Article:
• Dec 27th 2008 at 6:57PM
  • 72
People have always had something of an aversion to hard truths. Most Americans say they want their country to get off foreign oil or help the environment, but when it comes to the bottom line, they want cheap fuel. And when the prices on gas pumps start to dip, consumer interest in smaller more efficient vehicles tends to go out the window. Understandably, drivers everywhere tend to make vehicle purchasing decisions in large part based on fuel prices.

Ward's Auto World columnist Drew Winters notes that executives like Bob Lutz have long advocated that fossil fuel prices need to increase in order to make more efficient vehicles appeal to consumers. But with U.S. consumers' almost instinctual avoidance of taxation, it has been difficult for politicians to consider such measures. Instead, it would appear that most constituents want government to mandate both more fuel efficient cars (through mechanisms like CAFE) and cheap gas without impacting the cost of automobiles themselves.

Winters paraphrases The End of Oil author Paul Roberts, noting that "every major fuel shift in history – from wood to coal to oil – was driven primarily by market forces, specifically by competitive advantages of the new fuel over the old." Thus, part of the solution may simply to make the fossil fuels more expensive relative to other energy sources.

Unfortunately, Winters surmises, it appears that nobody can handle this truth.

[Source: Ward's Auto World | Photo: GoodGreentips.com]

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    • 1 Second Ago
      • 6 Years Ago
      I want to take as many natural resources with me before I die as I can.......I am joking. WE have the cheapest energy of the world, cheapest food, cheapest housing, cheapest taxes, but the thirstiest and most CO2 producer of the world. I have several exotic cars but I am changing for the world and more taxes on gas could help.
      • 6 Years Ago
      "Thus, part of the solution may simply [be] to make the fossil fuels more expensive relative to other energy sources."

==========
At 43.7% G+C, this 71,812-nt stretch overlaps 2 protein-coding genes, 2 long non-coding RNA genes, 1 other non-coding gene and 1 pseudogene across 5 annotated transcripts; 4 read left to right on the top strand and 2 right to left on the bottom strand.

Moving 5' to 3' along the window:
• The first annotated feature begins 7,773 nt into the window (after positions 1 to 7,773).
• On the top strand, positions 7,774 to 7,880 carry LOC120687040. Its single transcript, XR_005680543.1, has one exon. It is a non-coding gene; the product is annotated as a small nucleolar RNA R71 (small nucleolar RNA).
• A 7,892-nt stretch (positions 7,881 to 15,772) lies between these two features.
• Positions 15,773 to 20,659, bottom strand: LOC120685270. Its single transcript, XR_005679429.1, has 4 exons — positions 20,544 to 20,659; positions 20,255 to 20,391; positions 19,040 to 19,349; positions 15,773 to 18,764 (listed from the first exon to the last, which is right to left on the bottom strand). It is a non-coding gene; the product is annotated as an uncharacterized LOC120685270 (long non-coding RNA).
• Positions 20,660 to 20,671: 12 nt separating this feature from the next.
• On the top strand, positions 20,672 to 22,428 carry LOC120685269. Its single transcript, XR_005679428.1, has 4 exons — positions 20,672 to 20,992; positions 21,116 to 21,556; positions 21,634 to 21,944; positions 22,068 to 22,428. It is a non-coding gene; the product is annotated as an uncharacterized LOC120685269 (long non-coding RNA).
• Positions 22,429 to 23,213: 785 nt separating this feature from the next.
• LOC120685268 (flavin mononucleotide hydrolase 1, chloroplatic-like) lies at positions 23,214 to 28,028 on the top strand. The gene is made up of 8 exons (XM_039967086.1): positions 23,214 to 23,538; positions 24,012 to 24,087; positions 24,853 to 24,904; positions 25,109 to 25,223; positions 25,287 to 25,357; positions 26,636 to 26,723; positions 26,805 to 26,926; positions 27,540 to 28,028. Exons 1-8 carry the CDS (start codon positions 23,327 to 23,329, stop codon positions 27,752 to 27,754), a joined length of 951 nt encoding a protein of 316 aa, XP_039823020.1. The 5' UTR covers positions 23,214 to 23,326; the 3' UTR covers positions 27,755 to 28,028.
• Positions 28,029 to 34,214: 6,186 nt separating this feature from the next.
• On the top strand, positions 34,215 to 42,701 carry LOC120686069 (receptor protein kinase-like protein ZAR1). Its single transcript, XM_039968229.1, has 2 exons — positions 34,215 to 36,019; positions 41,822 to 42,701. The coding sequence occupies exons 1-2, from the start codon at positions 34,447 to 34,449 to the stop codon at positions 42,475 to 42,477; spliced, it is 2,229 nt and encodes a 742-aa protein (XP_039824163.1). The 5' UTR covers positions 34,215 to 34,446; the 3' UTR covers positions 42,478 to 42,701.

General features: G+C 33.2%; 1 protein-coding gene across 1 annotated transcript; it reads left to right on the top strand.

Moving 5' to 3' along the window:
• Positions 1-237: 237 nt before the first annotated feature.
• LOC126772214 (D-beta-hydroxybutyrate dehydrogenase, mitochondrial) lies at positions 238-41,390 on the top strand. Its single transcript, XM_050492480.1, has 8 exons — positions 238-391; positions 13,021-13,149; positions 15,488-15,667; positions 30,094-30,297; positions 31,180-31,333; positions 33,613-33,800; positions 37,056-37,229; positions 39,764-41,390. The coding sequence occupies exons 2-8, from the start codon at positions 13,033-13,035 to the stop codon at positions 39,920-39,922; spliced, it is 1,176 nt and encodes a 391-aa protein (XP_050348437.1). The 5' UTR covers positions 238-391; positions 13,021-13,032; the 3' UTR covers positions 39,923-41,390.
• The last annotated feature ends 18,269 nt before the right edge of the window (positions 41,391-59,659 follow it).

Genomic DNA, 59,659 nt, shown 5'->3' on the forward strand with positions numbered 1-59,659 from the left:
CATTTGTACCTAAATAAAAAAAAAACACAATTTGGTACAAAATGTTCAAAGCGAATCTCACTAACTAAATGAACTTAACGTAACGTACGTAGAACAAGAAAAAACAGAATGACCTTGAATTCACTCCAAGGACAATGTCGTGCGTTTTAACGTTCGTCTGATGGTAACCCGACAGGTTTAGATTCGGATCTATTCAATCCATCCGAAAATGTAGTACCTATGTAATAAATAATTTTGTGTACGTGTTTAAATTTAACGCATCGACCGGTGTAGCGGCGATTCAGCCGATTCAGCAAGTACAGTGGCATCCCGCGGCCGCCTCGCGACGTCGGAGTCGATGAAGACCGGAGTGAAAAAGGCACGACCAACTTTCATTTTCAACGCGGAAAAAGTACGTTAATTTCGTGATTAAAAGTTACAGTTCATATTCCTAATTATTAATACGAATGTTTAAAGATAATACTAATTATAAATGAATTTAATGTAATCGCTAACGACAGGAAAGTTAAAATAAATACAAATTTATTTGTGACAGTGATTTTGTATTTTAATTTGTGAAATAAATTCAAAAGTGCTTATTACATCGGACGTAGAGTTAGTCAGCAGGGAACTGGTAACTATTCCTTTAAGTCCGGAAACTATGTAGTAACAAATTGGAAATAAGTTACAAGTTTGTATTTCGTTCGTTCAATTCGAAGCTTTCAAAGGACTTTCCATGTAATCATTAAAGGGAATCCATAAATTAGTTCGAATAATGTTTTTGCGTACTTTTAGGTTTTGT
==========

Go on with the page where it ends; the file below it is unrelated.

That's precisely backwards. The solution will come when other energy sources are cheaper than fossil fuels.
      • 6 Years Ago
      What a stupid article.

      "every major fuel shift in history – from wood to coal to oil – was driven primarily by market forces, specifically by competitive advantages of the new fuel over the old."

      Taxes are NOT market forces. It's the govt. rearing its ugly, bloated, inefficient ways, trying to strip people of their money so they can dump it in pork-barrel programs, misguided initiatives, measures catering to their respective constituents.

      For some reason, the person makes the retarded connection between market forces and taxes. Bumping up taxes is NOT a market force. It's the exact opposite--it's trying to create an artificial demand for alternate fuels by making traditional fossil fuels cost-prohibitive. The Ward columnist needs to move to some socialist country where petrol tax is exorbitantly expensive, like France. They all use diesel, thanks to the insane taxes levied there. Diesel isn't taxed as heavily, because if it were then truck businesses using diesel would've gone ballistic. Hence diesel over petrol is favored there. And I don't see them with flying electric cars there, either.
      • 6 Years Ago
      How about instead of punishing everyone tax the people that are using an engine size over 2 or 3 litres and the people under it are taxed exempt.
      • 6 Years Ago
      People are concerned with "what's best for them" because there is no one else on their side right now. The government doesn't have the best interests of the citizens in mind...it sides with whoever has the most money (I'm not even going to debate this for those who feel like poking at it). We are a capitalist society and, unfortunately, government has decided to jump on that bandwagon and fend for itself while it alone decides how much money you pay (usually more and more for less and less).
      • 6 Years Ago
      I agree whole-heartedly. Consumers want manufacturers to make more fuel efficients cars, but aren't willing to pay for it, i.e., raise gasoline taxes.
      • 6 Years Ago
      Iridium's comments have got to be the most ridiculously conservative-republican bullshit i have ever read in any comments section ever. you're dreaming if you think foodstamps will buy you steak every night and that wellfare and medicaid are wasteful shams. Let me guess, Bush supporter?

      "The mark of any civilised society is the way it treats its poor and disadvantaged

      Take any large group of people and someone's kind hand or gesture of support, and you will find someone lining up to abuse it. Stopping the help doesn't fix the situation, and worse yet, people who genuinely need that assistance are getting the shaft. Do you actually KNOW how difficult it is to get admitted to these programs? they conduct one of the most invasive application forms I've ever seen, that could only be topped by a full body cavity search. If anything, people who legitimately work in those shit-paying Mc-Jobs would actually be better off quitting and getting into the programs because if you make ANYTHING, the assistance becomes impossible to receive, which highlights the problem. It's actually de-motivating able bodied people from working it's so difficult to get. What we need is to not eliminate these programs, but revamp the way assistance is authorized.